The Meguma terrane is a terrane exposed in southern Nova Scotia, that became joined to the present North American landmass as part of the Appalachian orogeny. Composed largely of Cambrian to Ordovician sedimentary deposits, it is joined to the Avalon terrane along the Minas Fault Zone, which runs east-west from Chedabucto Bay to Cobequid Bay and the Minas Basin. Numerous Devonian and Carboniferous plutons are also found. The extent of the formation is unclear; some geologists believe that a magnetic anomaly along the coast of Cape Cod may represent a suture between the Meguma and Avalon terranes in that region. Unlike the Avalon terrane, the Meguma terrane has not been definitively associated with territory on the other side of the Atlantic. It may be represented in the Galicia-Tras-Os-Montes Zone in Spain and Portugal. It appears to have been separated from Gondwana, but there are competing theories as to whether it came from the northern or southern coast.
Geologically this area is of interest not only to students of geological history, but because metamorphism produced gold deposits which were mined extensively in the latter half of the 19th century, and which remain potentially exploitable today.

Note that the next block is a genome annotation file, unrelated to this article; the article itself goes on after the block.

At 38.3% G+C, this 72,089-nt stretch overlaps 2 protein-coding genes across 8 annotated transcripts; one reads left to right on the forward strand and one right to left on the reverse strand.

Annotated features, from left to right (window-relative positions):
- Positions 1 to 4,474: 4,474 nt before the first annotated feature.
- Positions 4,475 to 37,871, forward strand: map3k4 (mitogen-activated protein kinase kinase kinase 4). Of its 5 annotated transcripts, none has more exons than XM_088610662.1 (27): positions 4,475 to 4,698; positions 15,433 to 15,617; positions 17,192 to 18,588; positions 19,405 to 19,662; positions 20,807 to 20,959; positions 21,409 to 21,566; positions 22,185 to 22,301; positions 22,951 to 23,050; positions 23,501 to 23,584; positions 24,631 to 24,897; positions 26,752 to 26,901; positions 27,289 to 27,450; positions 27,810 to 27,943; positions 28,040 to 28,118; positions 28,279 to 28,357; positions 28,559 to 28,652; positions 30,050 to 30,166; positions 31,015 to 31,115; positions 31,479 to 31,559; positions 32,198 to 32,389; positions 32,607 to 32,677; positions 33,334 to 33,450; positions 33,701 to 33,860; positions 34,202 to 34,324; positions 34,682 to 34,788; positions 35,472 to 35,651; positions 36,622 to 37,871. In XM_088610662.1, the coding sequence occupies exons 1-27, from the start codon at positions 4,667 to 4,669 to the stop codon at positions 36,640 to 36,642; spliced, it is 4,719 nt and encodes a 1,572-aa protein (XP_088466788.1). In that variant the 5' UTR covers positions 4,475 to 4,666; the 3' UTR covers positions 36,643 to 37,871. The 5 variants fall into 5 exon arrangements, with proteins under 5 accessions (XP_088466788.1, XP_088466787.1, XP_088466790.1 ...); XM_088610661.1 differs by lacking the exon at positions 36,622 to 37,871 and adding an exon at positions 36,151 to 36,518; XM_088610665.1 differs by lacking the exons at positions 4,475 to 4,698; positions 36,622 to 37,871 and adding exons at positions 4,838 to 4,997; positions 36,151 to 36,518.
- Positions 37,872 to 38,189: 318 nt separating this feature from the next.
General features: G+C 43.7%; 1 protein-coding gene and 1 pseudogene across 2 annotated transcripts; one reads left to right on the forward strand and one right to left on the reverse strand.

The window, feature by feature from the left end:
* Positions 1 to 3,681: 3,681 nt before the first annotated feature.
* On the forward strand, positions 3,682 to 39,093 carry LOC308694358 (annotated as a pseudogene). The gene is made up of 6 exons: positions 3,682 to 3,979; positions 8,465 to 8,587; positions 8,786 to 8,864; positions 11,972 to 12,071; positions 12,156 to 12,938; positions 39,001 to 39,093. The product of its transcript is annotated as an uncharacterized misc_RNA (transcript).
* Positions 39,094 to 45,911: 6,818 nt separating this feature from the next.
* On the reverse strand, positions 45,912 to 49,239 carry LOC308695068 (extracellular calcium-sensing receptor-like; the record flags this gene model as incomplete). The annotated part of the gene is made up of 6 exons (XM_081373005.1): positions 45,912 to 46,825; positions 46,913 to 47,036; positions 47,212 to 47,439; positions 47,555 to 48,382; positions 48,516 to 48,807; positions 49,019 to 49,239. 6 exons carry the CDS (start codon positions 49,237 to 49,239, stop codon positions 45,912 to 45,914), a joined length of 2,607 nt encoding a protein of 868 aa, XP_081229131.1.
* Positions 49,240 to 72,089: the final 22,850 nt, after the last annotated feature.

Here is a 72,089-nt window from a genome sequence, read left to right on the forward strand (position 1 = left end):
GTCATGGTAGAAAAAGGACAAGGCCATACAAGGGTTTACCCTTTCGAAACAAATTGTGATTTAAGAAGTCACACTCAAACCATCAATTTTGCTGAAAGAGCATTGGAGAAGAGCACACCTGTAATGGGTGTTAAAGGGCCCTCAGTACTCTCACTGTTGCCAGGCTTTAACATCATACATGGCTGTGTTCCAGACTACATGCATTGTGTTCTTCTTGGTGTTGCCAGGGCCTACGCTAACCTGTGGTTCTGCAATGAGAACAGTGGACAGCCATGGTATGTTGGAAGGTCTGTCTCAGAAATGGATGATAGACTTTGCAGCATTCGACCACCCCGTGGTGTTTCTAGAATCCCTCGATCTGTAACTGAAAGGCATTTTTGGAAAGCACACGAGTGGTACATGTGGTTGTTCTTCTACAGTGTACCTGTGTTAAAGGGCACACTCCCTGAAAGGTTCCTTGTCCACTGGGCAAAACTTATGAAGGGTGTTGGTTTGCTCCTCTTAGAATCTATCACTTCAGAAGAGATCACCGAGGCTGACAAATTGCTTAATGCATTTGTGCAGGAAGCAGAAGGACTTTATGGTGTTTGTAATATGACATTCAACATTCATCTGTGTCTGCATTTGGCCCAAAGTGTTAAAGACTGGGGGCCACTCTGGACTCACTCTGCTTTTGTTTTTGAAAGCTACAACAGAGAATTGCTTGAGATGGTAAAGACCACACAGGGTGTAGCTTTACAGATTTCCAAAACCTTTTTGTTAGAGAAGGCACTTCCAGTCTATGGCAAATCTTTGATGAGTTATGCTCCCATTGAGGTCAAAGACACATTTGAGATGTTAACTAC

- "Mineral Deposits of Canada: Metallogenic Summary, Meguma Gold Deposits". Natural Resources Canada. Retrieved 2008-02-04.
- "Transpression and transtension along a continental transform fault: Minas Fault Zone, Nova Scotia". Retrieved 2008-02-04.
- Horne, Richard J. "Neoacadian Deformation Within The Meguma Terrane". Geological Society of America. Retrieved 2008-02-04.
- "A Pictorial Survey of the Bedrock Beneath Western Cape Cod, Massachusetts". Open-File Report 03-221. United States Geological Survey. Retrieved 2008-02-04.
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